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One of my classes in the Women's Spirituality Master's Program that I'm taking is called "Art as Sacred Practice." It's a curious oddity of most Western religious traditions that the creation of art has lost its sacral nature. Instead we seem to consider the created object as sacred, most often based on its perceived perfection. This is particularly peculiar when you stop to think that many of these objects were created under duress, or for purely commercial reasons, or simply to impress. Michelangelo, for example, despised the Pope who hired him to paint the Sistine Chapel; while Leonardo da Vinci was distractingly hounded by the prior who'd hired him to paint the Last Supper. I would think such unpleasant circumstances, and the anger or frustration or desperation which accompanied them, would be reflected to some degree in the art — however technically perfect it might be.

I admit, considering the creation of art as the sacred process was a new idea to me when I stumbled across it several years ago in an anthropological study of Balinese religious practices. I was initially quite dubious — how could ugly things be religiously inspiring? Upon reflection, however, it started to make more sense to me. The art wasn't supposed to inspire onlookers of future generations to become more devout — that never really works anyway when the creator feels no love of the deities. This art was simply a worldly, physical result of already-existing religious inspiration. In that respect, it was potentially far more inspiring to me than admiration for material technical precision.

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Advertising & Emotional Manipulation

An interesting sidenote: studies have shown people look at advertising for only seconds at most, unless the ad somehow catches their interest. If the ad can do that, you look at it longer, and are more likely to remember the brand name.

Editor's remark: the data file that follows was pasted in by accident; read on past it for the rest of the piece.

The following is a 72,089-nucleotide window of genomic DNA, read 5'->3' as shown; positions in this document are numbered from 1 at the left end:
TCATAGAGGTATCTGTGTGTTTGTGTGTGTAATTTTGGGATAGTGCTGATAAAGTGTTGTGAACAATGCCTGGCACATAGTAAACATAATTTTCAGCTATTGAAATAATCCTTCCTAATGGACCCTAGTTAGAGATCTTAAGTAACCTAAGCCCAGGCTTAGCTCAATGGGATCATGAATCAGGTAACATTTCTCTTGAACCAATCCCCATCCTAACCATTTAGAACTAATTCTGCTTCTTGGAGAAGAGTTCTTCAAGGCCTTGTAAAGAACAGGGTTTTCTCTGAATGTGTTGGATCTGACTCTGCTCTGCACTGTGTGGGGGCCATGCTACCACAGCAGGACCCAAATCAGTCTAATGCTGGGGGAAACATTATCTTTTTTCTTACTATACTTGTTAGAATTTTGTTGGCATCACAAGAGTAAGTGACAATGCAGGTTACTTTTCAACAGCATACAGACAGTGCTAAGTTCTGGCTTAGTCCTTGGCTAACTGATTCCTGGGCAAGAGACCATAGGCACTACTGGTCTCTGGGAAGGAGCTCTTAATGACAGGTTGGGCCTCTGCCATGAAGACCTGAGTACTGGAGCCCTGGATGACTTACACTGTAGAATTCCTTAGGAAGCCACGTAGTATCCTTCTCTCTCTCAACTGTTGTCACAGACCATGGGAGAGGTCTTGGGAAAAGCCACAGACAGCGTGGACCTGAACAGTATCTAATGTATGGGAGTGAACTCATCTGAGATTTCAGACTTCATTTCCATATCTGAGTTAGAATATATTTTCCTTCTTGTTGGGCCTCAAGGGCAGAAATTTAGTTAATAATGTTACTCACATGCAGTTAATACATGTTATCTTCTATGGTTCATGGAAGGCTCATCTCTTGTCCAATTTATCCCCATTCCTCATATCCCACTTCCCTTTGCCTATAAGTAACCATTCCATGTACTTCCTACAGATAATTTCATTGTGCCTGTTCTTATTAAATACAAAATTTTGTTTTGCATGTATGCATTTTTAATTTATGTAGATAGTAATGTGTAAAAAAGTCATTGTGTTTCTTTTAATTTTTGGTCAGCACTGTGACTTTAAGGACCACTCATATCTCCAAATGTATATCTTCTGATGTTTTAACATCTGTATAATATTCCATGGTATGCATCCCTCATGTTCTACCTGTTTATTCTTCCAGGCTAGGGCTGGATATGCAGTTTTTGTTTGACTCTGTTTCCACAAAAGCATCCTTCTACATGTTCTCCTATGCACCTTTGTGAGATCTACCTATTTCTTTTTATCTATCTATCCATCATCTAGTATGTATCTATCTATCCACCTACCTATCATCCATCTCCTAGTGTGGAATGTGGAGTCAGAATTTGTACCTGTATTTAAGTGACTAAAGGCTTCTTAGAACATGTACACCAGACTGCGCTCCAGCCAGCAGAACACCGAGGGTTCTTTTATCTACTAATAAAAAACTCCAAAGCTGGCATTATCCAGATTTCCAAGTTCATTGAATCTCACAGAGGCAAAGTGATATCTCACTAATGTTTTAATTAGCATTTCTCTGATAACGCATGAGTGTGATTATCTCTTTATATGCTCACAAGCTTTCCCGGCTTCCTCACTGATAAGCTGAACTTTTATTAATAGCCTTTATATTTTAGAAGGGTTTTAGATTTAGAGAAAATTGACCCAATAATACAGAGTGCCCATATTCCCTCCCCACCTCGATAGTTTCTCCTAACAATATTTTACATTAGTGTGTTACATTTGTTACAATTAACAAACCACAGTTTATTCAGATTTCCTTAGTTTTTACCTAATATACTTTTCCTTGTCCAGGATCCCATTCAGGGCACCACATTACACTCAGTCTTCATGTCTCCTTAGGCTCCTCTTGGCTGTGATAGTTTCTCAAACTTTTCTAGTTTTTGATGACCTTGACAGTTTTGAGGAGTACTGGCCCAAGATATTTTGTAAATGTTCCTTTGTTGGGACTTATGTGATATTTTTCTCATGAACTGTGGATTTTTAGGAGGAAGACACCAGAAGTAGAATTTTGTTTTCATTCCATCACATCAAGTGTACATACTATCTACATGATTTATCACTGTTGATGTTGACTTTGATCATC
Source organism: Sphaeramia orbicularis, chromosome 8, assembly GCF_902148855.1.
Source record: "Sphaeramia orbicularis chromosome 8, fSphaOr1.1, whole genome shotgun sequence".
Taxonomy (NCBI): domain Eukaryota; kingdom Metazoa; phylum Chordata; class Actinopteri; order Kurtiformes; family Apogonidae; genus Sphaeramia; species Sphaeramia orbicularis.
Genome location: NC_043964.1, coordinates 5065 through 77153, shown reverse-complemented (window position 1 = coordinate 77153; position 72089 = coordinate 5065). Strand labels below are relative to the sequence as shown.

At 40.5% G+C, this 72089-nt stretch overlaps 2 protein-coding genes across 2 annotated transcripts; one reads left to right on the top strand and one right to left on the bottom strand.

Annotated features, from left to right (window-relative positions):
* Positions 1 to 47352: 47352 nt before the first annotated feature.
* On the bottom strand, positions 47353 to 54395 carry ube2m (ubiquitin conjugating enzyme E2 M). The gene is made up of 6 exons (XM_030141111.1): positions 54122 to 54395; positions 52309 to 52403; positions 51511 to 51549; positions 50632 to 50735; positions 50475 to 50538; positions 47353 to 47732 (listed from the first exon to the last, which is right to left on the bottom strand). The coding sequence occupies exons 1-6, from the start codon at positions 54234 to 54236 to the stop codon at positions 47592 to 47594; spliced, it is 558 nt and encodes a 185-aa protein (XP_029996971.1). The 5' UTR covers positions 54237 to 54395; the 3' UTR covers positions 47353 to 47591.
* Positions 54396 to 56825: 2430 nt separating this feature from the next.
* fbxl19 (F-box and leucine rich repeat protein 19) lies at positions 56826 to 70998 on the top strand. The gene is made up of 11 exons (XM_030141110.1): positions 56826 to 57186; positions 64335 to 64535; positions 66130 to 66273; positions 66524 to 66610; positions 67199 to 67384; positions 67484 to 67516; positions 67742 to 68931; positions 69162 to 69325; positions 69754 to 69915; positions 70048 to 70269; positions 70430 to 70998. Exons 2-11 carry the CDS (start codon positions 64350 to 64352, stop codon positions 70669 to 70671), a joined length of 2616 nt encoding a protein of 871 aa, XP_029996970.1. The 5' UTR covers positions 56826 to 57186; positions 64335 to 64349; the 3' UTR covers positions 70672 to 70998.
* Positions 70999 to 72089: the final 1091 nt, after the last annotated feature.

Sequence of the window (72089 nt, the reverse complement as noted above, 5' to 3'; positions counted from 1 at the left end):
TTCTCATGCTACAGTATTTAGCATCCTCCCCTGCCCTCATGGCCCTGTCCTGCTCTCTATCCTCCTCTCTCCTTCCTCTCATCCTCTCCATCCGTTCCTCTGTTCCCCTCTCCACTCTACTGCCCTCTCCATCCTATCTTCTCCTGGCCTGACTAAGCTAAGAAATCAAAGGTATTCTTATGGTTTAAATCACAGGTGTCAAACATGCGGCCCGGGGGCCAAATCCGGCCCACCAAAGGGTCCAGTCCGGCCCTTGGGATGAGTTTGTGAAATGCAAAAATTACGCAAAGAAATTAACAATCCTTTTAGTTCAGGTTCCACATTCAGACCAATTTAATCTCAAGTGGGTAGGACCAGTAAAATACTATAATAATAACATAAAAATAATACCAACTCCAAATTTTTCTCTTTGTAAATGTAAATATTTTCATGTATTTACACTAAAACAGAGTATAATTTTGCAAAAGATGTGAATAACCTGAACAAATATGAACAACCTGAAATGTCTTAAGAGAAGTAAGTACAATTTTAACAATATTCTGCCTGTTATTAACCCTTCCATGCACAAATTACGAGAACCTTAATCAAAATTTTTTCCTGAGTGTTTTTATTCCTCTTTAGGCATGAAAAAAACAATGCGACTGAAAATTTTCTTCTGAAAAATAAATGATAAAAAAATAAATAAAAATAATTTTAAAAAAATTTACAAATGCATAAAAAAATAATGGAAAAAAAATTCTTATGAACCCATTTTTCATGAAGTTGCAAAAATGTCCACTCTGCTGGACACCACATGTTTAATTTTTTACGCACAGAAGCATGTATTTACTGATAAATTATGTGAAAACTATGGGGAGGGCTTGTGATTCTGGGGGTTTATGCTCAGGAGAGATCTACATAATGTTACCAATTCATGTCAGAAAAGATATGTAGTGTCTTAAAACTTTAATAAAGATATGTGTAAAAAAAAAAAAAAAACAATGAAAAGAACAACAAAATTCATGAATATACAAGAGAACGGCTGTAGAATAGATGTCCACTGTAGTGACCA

This means advertisers must pack a great deal of information into a very small, compelling space. The easiest way to do this is to tap into the culture's societal expectations, which are sometimes referred to as 'gut feelings.'

Everyone knows an ad which really 'clicked' for them. A good example of this not working well was the Mentos ads several years ago. They left both myself and most of the folks I knew utterly puzzled — what were they trying to say?

It did not surprise me at all to discover the ads were apparently made in Germany. Doubtless the ads were perfect for a German audience, and tapped into their cultural expectations. However, they weren't just bewildering to American audiences — for many they were an active turn-off.

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Women and War in History

Historically speaking, this is nonsense. Women have been warriors throughout the ages, both in cultures which honored them, and in those which tried to suppress them. If the subject interests you (and I always encourage research), please read through the Women Warriors section on the fascinating web site GenderGap.

There's a Bibliography at the end of the "Women Warriors" page. I find it both telling and very sad most of the factual books on historical women and war are out of print, despite their being mostly no more than about 20 years old.

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Originally posted March 2004

Credits:
Thanks to Bob and George for thoughtful reasoning and feedback.